A report this month by the charity Crisis has raised concerns about Scotland’s ability to tackle homelessness, with more people being forced to stay longer in temporary accommodation.
Although the numbers of households assessed as homeless has continued to fall, dropping 5% from last year, Crisis argue that the number of homeless applications has remained steady at around 54,000 – taking into account the use of Housing Options services.
The report also raised concerns that some councils “were using Housing Options to deny people their statutory rights, limiting assistance to just signposting to other services.”
Vulnerable Syrian refugees are to receive special “Refuweegee” welcome packs when they arrive in Glasgow.
The packs, organised by community group Refuweegee, will contain essentials such as blankets, toiletries and stationery, Glasgow-themed items to introduce them to their new city and a heart-warming welcome letter from city residents.
Founder of the Refuweegee project, Selina Hales, said the idea came about from a desire to do something practical in the face of the growing refugee crisis.
When Scots think of Jamaica it’s unlikely to be in terms of our shameful historical links.
Jamaica was a focal point of Scotland’s involvement in the slave trade and a campaign group, launched last year, are determined to bring that issue to the fore.
Scotland Jamaica appeared before the Holyrood petition committee on Tuesday, to call for Scotland to acknowledge its heritage of slavery and begin building new economic and development bonds with the island.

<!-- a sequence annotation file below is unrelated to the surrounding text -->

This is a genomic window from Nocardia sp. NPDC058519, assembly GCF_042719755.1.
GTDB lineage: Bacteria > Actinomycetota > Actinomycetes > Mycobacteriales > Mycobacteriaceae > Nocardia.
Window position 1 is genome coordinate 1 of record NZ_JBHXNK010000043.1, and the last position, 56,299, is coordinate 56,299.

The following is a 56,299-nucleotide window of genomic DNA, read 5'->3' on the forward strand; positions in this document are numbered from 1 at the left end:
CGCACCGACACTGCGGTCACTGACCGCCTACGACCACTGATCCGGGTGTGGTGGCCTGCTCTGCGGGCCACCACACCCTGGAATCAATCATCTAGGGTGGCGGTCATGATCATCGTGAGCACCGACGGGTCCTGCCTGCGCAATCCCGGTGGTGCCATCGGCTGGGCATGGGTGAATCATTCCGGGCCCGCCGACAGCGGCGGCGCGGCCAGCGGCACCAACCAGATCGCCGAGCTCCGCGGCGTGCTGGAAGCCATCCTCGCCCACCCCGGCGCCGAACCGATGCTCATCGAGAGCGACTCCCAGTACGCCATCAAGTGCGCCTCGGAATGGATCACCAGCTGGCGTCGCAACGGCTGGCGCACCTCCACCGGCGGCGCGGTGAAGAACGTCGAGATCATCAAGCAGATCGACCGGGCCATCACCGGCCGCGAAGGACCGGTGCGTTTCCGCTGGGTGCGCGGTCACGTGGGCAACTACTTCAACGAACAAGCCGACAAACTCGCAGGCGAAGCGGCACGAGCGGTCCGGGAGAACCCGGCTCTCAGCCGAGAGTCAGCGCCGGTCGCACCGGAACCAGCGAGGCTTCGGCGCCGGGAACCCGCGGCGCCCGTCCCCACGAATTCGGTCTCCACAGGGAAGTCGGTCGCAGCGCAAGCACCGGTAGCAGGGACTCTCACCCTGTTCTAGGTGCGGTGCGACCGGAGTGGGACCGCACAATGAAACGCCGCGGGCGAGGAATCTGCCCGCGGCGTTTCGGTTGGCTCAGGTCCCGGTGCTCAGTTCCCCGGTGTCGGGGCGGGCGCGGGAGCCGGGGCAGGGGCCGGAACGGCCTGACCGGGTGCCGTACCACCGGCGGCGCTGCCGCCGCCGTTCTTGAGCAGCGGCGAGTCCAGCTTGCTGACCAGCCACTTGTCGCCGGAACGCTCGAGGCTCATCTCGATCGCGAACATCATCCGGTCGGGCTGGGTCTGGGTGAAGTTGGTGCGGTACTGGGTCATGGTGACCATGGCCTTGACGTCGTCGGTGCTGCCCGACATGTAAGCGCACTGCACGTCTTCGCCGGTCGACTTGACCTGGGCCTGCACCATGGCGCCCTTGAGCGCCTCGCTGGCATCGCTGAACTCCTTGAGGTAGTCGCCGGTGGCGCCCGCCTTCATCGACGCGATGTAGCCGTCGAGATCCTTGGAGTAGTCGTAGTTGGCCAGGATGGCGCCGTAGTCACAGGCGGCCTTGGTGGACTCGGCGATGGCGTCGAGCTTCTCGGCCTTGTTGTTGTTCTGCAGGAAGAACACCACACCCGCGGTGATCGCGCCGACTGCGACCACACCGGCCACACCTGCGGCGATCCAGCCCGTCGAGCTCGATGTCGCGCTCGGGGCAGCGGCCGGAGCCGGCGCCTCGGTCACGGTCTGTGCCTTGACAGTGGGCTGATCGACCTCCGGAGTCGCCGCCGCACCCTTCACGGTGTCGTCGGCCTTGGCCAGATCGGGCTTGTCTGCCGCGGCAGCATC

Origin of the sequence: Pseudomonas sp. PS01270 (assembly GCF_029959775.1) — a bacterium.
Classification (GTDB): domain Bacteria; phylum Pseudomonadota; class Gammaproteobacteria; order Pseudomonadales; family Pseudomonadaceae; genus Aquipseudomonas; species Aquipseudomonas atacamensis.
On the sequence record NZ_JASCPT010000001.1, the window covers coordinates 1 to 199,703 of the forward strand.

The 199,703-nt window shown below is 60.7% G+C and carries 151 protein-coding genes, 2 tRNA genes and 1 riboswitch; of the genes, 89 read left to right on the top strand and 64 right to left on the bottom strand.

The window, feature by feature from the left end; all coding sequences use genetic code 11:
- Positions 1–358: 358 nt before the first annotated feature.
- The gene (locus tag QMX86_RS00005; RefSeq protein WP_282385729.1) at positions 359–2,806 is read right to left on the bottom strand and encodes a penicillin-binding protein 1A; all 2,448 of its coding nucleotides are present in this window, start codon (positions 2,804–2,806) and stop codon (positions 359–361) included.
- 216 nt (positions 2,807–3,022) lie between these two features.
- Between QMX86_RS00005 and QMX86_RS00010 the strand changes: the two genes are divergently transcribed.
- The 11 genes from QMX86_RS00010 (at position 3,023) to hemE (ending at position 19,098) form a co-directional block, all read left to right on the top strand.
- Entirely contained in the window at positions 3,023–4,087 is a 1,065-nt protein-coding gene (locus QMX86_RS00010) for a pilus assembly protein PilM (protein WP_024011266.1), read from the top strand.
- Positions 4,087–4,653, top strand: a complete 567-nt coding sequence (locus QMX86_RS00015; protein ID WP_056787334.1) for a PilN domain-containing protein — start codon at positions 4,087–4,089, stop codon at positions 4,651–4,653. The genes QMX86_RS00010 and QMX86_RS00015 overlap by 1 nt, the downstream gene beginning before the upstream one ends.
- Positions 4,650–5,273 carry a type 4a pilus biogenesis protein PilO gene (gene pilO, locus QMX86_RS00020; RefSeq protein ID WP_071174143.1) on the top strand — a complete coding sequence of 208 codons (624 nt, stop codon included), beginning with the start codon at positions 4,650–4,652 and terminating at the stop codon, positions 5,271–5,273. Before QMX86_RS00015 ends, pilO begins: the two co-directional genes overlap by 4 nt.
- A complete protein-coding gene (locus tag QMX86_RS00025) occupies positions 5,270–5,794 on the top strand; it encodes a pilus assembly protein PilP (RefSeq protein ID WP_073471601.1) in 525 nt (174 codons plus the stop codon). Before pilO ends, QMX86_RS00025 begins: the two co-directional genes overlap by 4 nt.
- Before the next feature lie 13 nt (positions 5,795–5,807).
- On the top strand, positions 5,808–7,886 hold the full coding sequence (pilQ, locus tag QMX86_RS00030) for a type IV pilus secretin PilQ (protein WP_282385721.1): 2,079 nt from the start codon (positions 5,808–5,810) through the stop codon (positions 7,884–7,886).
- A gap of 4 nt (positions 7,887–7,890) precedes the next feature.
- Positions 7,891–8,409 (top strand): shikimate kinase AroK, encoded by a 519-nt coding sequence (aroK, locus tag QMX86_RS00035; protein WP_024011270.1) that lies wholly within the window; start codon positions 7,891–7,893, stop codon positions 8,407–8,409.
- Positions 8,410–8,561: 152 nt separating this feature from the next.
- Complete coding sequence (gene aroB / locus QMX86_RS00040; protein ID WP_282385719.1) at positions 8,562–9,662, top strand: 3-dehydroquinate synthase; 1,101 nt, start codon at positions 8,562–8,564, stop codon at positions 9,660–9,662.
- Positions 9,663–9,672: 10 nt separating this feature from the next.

PIKADERO (Pi-ka-de-ro, noun 1. A riding school 2. A public place for sexual encounters)
From tough times spring success: a study of how the economic downturn impacts on the sex lives of young Spaniards won new Scottish director Ben Sharrock the Michael Powell Award for best British feature film at the Edinburgh International Film Festival.
Marwa is from Aleppo in Syria.
The country’s largest city, and one that has suffered greatly in power struggles between the regime and rebel forces. At the time of writing the sole supply route to the regime-held areas of the city has been cut off by an ISIS advance, leaving hundreds of thousands stranded with the price of basic goods sky rocketing.
Marwa’s father, sister and extended family are the city, suffering the day to day “hell” of existence there. She, however, lives in Scotland with her husband and children. She was here when the war broke out, working as a teaching fellow at a Scottish university.